My 12-Week-Old Baby Shouldn't Be at Risk of Measles. Anti-Vax Stories Mean She Is | Opinion

baby hospital
File photo. Baby in hospital iStock

Two weeks ago, Americans gathered over Easter dinners and Passover Seders to tell stories and pass on traditions. Last week measles cases reached a record high. The tables where we told stories of life and rebirth were the very places where some shared disease and perhaps death.

This terrible irony that first occurred to me when Donald Thea, Boston University Professor of Global Health, predicted the likely uptick at a World Immunization Week event we spoke at recently, but it was something others, including New York's mayor Bill de Blasio, had also worried about as the holidays approached.

This proximity of stories that guide our lives and very contagious germs that threaten them is striking to me as an English professor who studies the history of health and the mother of a twelve-week-old baby girl.

According to CDC recommendations, children do not normally get their first MMR shots for a full year, and, while breastmilk is believed to provide some protection, current immunization schedules leaves her vulnerable for another nine months. She should not be at risk of a disease that was declared eradicated in the US in 2000, but she is, and it is, at least in part, because of stories.

Vaccine hesitancy in the United States is, of course, largely tied to a discredited and widely reviled article by Andrew Wakefield who claimed a link between the MMR vaccine and autism. It turned out Wakefield was guilty of deliberate fraud, which he perpetrated for his own financial gain. And yet, this myth has been remarkably difficult to dislodge, contrary to mountains of data that disprove it and the growing recognition of measles as a disease that is even more dangerous than we thought. One reason is that anti-vax and vaccine-hesitant communities have launched powerful narrative appeals to counter scientific fact, and it doesn't take much for them to put us all at risk.

In the face of a growing measles crisis, the medical community has begun to reckon with the fact that data—and even reasoned argument—are not alone enough to change these dangerous misconceptions.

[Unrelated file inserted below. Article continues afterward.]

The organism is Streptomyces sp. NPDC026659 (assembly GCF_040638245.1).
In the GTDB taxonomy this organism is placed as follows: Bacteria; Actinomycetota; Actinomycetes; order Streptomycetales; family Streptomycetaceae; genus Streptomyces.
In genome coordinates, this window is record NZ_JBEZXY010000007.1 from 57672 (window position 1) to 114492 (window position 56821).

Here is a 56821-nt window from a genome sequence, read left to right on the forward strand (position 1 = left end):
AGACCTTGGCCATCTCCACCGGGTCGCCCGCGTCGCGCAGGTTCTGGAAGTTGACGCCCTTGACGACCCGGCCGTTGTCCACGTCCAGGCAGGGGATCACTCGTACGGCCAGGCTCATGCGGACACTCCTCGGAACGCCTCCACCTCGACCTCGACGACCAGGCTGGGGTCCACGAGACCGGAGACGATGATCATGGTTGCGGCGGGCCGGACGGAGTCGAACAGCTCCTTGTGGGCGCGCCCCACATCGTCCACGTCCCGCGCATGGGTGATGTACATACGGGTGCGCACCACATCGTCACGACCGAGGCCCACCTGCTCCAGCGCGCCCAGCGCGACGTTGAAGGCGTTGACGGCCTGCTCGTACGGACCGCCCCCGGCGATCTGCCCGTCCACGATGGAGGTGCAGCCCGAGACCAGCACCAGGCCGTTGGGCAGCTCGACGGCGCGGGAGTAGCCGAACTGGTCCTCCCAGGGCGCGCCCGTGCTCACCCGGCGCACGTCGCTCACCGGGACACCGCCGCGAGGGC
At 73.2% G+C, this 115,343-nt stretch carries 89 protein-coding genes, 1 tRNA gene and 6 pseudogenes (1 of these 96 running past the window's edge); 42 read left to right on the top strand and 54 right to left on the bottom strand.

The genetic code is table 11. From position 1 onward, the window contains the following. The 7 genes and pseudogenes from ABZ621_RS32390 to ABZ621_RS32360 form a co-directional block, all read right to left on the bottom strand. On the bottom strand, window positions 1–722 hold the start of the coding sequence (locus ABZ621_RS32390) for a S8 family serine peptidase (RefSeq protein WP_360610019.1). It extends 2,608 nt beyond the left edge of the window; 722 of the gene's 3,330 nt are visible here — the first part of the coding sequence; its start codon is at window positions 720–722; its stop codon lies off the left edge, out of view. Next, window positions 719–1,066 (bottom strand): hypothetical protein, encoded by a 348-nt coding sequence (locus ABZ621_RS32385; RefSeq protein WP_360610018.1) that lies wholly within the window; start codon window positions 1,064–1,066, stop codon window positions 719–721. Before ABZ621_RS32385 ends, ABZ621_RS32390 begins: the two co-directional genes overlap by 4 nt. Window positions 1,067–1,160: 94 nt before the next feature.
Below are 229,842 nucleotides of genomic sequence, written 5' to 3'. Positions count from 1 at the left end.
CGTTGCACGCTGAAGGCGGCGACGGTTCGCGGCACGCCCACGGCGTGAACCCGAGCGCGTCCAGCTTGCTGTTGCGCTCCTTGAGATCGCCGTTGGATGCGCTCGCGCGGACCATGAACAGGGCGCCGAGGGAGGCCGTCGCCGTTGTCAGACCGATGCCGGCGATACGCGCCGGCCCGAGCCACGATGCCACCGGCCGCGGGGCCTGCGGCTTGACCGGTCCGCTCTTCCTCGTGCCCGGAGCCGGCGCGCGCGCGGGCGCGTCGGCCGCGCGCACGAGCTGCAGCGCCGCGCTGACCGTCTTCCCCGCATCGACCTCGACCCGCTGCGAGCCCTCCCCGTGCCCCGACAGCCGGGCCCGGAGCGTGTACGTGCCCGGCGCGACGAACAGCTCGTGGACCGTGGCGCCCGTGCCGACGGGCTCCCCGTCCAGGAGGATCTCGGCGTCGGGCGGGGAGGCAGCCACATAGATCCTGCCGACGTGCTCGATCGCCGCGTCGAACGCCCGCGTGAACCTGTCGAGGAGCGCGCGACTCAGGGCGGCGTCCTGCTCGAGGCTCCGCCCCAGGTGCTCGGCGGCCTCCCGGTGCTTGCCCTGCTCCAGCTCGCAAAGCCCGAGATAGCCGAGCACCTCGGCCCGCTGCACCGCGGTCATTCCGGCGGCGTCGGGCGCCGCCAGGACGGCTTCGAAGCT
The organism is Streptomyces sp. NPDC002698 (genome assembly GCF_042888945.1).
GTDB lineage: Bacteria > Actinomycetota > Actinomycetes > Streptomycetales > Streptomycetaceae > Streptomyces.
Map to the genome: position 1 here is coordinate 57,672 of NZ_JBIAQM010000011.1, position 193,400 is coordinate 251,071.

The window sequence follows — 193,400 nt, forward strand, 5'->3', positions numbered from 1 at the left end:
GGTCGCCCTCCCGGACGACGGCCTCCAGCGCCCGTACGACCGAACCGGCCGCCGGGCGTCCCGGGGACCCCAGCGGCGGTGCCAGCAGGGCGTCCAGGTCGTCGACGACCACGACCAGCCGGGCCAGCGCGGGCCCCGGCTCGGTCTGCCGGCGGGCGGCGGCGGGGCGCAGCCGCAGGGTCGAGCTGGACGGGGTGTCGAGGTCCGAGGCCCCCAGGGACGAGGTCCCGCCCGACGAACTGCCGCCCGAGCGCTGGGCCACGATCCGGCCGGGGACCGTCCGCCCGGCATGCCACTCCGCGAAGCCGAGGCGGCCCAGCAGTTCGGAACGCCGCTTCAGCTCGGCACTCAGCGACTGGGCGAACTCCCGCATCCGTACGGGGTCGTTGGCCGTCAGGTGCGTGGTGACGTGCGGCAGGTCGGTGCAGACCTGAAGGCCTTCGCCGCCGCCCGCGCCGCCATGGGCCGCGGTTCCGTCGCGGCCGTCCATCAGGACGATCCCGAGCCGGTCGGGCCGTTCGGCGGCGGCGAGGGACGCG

We can force people to vaccinate, as de Blasio is doing in Williamsburg, but the broader question of how to bring people around remains. Emotional personal tales alleging harm from vaccines and weaponized social media campaigns have been very persuasive. From Jenny McCarthy's account of her son's supposed experience of vaccine-induced autism to the Facebook harassment of doctors spreading vaccine information, the forms of communication shared by anti-vax and vaccine-hesitant communities have been markedly different in shape, style, and tone than that of public health workers promoting vaccine awareness.

While public health workers share graphs and tables, those looking to combat immunization efforts take to Facebook and YouTube channels. The reason these dangerous campaigns work is not that anti-vaxxers are stupid; in fact, they're often well-educated. But we are often speaking past one another, using different ways of talking, different forms of evidence, different stories.

It's here that we would do well to think more about the stories we tell and how and why they work. If dispassionate accounts based in graphs are not encouraging enough moms and dads to take their kids to the doctor, maybe we could learn from the power of the emotional appeals of the anti-vax and vaccine-hesitant community.

If tables and charts don't sway opinions, maybe we need to think differently about how to use social media and organize our communities. In short, we understand our lives—and even our data—through the stories we tell about them, and we would do well to think more carefully about the shapes of these stories and how they move people. As an English professor, this is something that I spend much of my professional life thinking about, but now as a mother I am acutely aware that my child's health is at the mercy of these stories' effects.

One solution may, unfortunately, not be far off. If measles continues to spread on buses, trains, and planes, through celebrations, and over dinner tables, we may soon have the kinds of tragic and moving accounts that have fueled anti-vax arguments—heartbreaking stories that were until recently distant memories. I hope we can find better stories to safeguard our children before it comes to that.

Sari Altschuler is Assistant Professor of English and Founding Director of the Health, Humanities, and Society program at Northeastern University. She is author of The Medical Imagination: Literature and Health in the Early United States.

Views expressed in this article are the author's own.